May 20 2015, 9pm in Alaska, tune in to KAKM Science Wednesdays, Alaska Public Media, for Frontier Scientists’ CHANGING PERMAFROST.
Under the tundra thawing Permafrost forms thermokarst features, causing sinkholes and landslides. Shifting climate conditions release greenhouse gases locked beneath the tundra in previously frozen ground. The episode features University of Alaska Fairbanks Geophysical Institute scientists. Catch clips online at https://frontierscientists.com/projects/permafrost/.
Vladimir Romanovsky is a geophysicist and a professor in the Department of Geology and Geophysics at the University of Alaska Fairbanks Geophysical Institute. He explained: any earth material below ground which remains at or below 0 degrees Celsius [32 degrees F] for two or more years consecutively is permafrost. Most permafrost soil is composed of layers of ancient dead vegetation. That means permafrost is carbon-rich.
In permafrost across the globe, “Estimates (which were made lately) of carbon in permafrost show that right now in the upper 3 meters there is more carbon- twice [as much] carbon- in frozen state than is in the atmosphere,” Romanovsky told FrontierScientists. He added, it “Probably will not happen any time very soon,” but if it were released, “The amount of carbon in atmosphere could be tripled.” That’s a problem because when carbon locked away in frozen permafrost ground thaws it’s able to enter the atmosphere as carbon dioxide (CO2) or methane (CH4), both powerful greenhouse gasses which contribute to global warming. Estimates put the amount of carbon in permafrost at about 1,400 – 1,600 gigatons.
On the Arctic plain permafrost features march across the landscape with a strange alien geometry. The sight is mesmerizing when viewed from above, like the back of an immense beast. These patterns are formed by ice wedges where water has infiltrated cracks in the ground then frozen. The expanding ice pushes away surrounding soils until they approximate a ring. Encased in the ring are the ice wedges; melt water collects atop them, helping to form a shining legion of shallow lakes. The formations help define the ecosystem of the far north.
Yet trends are changing. Romanovsky stated you can see an “Interaction between more open waters during the summer and degradation of permafrost in coastal sites.” When summer sea ice is less present in Arctic waters it means a warmer ocean, warmer air temperatures, and increased precipitation. In the Arctic that might mean more rain which infiltrates and degrades permafrost. Alternately it might mean more snow which serves as insulation, keeping the ground protected from cold winds. Romanovsky explained “If you have more snow, generally, permafrost is warmer and much less stable. The degradation of permafrost could happen easier.” He added: “Of course the whole Arctic system will change with changes in ice distribution and that will affect permafrost as well.”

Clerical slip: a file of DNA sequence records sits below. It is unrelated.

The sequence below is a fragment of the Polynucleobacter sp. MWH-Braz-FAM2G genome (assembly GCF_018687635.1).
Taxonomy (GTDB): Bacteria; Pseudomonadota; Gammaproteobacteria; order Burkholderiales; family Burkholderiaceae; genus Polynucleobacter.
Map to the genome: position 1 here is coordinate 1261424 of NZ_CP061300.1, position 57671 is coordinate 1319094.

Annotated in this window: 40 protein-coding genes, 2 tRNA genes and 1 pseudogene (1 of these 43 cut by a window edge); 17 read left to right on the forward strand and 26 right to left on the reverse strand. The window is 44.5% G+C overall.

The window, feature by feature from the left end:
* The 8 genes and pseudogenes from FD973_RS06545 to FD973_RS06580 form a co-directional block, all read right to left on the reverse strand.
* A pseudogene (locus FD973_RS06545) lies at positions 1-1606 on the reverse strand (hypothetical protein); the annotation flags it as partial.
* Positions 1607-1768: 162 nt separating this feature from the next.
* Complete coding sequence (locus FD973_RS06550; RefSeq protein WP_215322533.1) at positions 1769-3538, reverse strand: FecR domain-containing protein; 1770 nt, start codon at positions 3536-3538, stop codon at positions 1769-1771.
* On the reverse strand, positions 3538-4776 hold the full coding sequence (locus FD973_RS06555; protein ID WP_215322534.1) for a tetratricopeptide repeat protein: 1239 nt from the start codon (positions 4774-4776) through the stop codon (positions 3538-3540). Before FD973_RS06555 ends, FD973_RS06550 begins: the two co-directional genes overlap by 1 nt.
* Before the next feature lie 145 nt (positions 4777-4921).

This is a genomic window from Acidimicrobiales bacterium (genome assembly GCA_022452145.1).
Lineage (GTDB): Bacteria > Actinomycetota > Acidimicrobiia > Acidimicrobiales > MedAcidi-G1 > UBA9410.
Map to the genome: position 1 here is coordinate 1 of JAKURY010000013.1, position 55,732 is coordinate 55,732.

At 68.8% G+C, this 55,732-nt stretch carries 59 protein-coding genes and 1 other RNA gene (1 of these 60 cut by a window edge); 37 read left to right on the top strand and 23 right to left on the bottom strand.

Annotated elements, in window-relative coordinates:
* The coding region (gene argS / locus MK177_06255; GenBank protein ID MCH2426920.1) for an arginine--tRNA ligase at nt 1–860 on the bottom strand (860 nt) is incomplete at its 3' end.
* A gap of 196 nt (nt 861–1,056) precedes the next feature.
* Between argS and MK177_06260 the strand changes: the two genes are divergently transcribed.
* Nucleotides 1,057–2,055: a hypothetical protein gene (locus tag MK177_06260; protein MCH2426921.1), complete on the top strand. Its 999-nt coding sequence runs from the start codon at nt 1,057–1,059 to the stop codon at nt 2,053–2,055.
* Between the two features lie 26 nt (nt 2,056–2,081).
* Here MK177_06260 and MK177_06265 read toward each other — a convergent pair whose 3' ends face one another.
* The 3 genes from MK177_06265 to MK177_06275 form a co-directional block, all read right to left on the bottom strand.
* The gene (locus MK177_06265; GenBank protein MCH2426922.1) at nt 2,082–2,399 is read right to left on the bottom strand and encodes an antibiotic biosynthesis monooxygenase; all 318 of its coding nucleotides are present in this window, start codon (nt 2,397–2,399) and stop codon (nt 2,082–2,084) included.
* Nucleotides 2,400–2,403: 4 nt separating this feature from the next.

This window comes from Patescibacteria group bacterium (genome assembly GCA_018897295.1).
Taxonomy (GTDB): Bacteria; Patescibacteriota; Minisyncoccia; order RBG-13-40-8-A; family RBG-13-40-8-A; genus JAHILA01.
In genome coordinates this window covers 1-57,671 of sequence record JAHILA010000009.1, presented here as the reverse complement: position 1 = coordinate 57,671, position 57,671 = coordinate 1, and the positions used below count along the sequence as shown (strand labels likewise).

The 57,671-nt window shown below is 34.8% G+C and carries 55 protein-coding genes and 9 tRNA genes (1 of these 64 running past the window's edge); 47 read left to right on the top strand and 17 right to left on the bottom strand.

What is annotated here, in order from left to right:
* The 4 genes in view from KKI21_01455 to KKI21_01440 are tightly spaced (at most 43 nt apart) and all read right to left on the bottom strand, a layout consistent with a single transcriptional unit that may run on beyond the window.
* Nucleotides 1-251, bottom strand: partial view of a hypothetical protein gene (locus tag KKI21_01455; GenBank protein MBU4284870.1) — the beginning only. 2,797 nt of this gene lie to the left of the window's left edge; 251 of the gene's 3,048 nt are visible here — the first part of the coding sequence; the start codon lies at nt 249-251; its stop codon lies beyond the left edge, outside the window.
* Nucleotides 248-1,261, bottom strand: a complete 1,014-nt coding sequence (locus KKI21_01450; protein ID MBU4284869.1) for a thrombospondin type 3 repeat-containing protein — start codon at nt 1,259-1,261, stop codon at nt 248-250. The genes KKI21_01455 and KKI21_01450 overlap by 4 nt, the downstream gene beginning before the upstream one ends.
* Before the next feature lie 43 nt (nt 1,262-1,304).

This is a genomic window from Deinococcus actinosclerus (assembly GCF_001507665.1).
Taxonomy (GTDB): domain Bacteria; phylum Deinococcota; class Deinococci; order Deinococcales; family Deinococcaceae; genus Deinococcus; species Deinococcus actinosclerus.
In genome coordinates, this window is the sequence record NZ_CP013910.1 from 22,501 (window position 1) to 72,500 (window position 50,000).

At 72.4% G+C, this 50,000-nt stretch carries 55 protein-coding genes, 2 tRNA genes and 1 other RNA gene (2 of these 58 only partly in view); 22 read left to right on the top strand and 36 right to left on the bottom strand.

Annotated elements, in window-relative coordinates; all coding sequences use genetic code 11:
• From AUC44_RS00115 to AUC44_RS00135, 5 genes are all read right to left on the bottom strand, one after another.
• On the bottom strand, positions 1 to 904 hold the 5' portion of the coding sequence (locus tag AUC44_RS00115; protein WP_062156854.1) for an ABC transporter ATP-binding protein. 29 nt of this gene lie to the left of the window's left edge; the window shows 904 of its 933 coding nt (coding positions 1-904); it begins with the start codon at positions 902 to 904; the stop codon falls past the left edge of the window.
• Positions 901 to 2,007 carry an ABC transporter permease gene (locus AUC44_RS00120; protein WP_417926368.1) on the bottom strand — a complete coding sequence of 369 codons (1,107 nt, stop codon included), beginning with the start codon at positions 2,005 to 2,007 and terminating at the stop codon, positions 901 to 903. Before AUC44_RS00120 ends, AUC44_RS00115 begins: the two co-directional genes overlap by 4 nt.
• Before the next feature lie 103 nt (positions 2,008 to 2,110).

Ice and fire
The layer of permafrost on the Alaskan Arctic Plain measures up to 650 meters [2,132 feet] thick.
In reliable cold underground ice provides strong building blocks for permafrost. Yet in warming temperatures, permafrost containing a significant amount of ice can experience rapid disintegration when ice melts. Sinkholes and landslides form when ice melt makes the ground slump. Water changing into ice and back causes frost heaves to make the ground move up and down, breathing through the years. Coastal communities built on permafrost ground have to guard against erosion, and buildings like Fairbanks resident Ruth Macchioni’s house tilt on unevenly settling ground.
“To completely thaw permafrost even in interior Alaska it will take hundreds and hundreds of years,” Romanovsy said. “However, most of the organic material and the carbon is sequestered in the upper part of permafrost.” Fire is a concern. “After [a] good forest fire permafrost thaws down to 3 or 4 meters. Even if it’s just 3 or 4 meters it’s already [having a] huge impact on infrastructure and on ecosystem and on carbon cycle. So we don’t need to wait until all permafrost will be gone to have an effect. Effect will happen actually immediately after permafrost starts to degrade.” Warming temperatures, heightened precipitation, and even wildfire challenge the stability of permafrost ground and free permafrost carbon into the global carbon cycle.
Romanovsky: “One one side permafrost will not disappear any time soon so our job is pretty secure. On another side any active degradation of permafrost even from the very beginning will have impact.”
Romanovsky and colleague Sergey Marchenko visit a data logger in the forest. The data logger is hidden by moss to avoid notice from curious animals. They uncover it and connect a cord to download the data. The logger is contained in a small electronic casing with temperature sensor wires extending underground via a hole bored into the ground. The sensor measures temperatures at the surface and at varying depths below, recording measurements at one hour intervals. This one has been recording for two years.
The data is used to create supercomputer-driven permafrost simulations, or models. The models allow researchers to form more complete climate predictions, helping shape responses. Marchenko showed a model depicting permafrost conditions, then fast-forwarded to the future (2020-2029) when the mean annual temperature of permafrost at 2 meters depth is forecasted above freezing for much of southwest Alaska.
Models help researchers forecast the future of permafrost, and see how vulnerable the carbon sequestered (locked away) in permafrost is to being released into the global carbon cycle. How much permafrost carbon will eventually end up as atmospheric CO2?
Laura Nielsen 2015
Frontier Scientists: presenting scientific discovery in the Arctic and beyond